Table 1. Ethnic breakdown of the Muslim population (allochtonen)

Country of origin Numbers Share of total Muslim Population (%)

Turkey 358 40.5

Morocco 315 35.6

Surinam 70 7.9

Iraq 44 5.0

Afghanistan 37 4.2

Iran 29 3.3

Somalia 22 2.5

Dutch converts 10 1.1

Total 885 100

Source: Douwes (2005: 27); also Phalet and Ter Wal (eds) (2004), 5 volumes.

Most Turks and Moroccans in the Netherlands are first- or second-generation immigrants, and over half have the Dutch citizenship. The first generation immigrants have still strong links to their national identity. This is noticeable in the way they hold on to their traditions, culture and in the fact that a lot of first generation immigrants (especially women) still do not speak the Dutch language. The second generation perceives the shared religion of the Islam as more important than the shared origin and language. In November 2004, the Minister of Integration and Immigration Rita Verdonk commissioned an inquiry into the radicalization of young Muslims. The conclusion was that many of them experience alienation, feeling disconnected with both their first-generation immigrant parents and from the Dutch society. While they participate less in religious activities than their parents, they link more strongly their identity with Islam and with the global Muslim community.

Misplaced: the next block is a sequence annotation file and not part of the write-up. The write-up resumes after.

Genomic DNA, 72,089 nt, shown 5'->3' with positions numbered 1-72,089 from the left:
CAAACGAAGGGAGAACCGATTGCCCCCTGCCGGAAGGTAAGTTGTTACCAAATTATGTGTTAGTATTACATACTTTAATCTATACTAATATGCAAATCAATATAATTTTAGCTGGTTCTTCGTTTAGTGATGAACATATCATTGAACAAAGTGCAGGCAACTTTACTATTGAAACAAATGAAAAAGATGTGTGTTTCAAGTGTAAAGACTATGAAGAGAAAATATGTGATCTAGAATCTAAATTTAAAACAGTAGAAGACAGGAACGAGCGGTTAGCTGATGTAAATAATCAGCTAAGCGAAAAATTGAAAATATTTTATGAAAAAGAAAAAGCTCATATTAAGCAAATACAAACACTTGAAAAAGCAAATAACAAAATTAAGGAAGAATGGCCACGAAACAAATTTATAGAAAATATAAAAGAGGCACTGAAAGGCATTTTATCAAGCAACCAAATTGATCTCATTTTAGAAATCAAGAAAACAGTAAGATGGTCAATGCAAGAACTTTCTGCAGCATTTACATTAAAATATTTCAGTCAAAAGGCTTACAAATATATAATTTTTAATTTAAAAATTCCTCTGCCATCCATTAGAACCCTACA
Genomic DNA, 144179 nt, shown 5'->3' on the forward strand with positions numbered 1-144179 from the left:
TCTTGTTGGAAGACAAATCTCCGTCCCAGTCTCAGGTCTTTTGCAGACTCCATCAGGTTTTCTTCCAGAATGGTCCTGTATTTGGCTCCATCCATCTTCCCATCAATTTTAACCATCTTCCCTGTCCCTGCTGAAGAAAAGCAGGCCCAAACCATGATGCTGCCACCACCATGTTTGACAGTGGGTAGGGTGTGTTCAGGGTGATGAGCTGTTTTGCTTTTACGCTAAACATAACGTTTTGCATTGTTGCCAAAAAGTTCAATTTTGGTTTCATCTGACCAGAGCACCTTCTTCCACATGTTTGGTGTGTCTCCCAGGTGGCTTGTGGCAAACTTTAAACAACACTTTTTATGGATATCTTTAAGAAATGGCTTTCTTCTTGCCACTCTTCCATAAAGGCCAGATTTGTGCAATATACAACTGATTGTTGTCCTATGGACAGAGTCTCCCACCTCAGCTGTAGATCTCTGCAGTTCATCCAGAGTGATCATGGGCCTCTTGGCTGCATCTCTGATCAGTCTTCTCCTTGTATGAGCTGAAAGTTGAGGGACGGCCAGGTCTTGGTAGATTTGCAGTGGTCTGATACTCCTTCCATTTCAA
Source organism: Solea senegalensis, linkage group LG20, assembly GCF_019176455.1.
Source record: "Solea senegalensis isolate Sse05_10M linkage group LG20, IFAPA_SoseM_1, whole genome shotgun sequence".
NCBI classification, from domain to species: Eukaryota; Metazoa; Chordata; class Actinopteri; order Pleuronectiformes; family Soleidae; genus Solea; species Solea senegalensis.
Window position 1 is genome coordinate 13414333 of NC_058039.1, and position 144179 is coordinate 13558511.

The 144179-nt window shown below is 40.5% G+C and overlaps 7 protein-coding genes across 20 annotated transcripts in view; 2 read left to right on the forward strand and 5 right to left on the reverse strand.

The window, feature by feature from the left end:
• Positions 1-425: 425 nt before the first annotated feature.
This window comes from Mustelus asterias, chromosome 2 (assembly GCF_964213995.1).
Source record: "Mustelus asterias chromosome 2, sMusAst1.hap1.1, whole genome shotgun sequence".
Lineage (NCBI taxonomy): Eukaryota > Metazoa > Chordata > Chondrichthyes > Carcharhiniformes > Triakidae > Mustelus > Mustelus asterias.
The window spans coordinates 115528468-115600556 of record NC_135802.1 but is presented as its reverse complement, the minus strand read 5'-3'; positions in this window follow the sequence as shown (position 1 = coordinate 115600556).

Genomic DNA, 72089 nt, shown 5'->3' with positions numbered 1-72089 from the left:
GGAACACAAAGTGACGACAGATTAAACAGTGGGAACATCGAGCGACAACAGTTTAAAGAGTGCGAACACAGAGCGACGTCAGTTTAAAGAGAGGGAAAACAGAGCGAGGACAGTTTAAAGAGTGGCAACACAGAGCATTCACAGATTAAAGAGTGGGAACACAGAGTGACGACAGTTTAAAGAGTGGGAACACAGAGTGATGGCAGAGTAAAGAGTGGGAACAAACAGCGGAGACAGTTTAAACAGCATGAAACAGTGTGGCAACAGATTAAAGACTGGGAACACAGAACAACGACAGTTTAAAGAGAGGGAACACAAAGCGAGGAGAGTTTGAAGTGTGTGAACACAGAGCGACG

The educational level of non-Western immigrants in the Netherlands is significantly lower than the level of the native Dutch. Turkish and Moroccan students are more likely to drop out of school and are overrepresented in the lower levels of the secondary Education. In 2006 there were 46 Muslim primary schools and two Muslim secondary schools financed by the Government. The lower educational level of the immigrant has impact on their employment opportunities. Only one third of the Moroccans and half of the Turks have a salaried job. The average household income of Moroccans and Turks is more than one third lower than that of the native Dutch. Their unemployment rate is also elevated: 27 per cent for the Moroccans and 21 per cent for the Turks, as compared to 9 per cent for the native Dutch . In the workplace, relations between Muslims and non-Muslims have become more complex since 11 September 2001 Complaints focus on reduced tolerance towards the wearing of the hijab, prayer opportunities, or Muslims in general. What also changed after this famous date is the growing violence targeting Muslims. After 9/11, there was an increase in the number of reported incidents, vandalism and acts of aggression against Muslims and Islamic symbols. After the assassination of Theo van Gogh in November 2004, this only got worse. A number of websites appeared praising the murder and posing death threats against other people. A report for the Anne Frank Foundation and the University of Leiden counted a total of 174 violent incidents in November. In December 2004, a Muslim primary school in Uden was completely destroyed by fire. This was the incident that led to a serious political debate in the Netherlands. Dutch politicians publicly spoke out their opinion about it and asked the nation to stop anti-Muslim violence. The period of heightened tension between Dutch and Muslim communities was a period I would rather forget because it was contradicting heavily with what we where striving for, namely a “we” society instead of a “we versus them” society.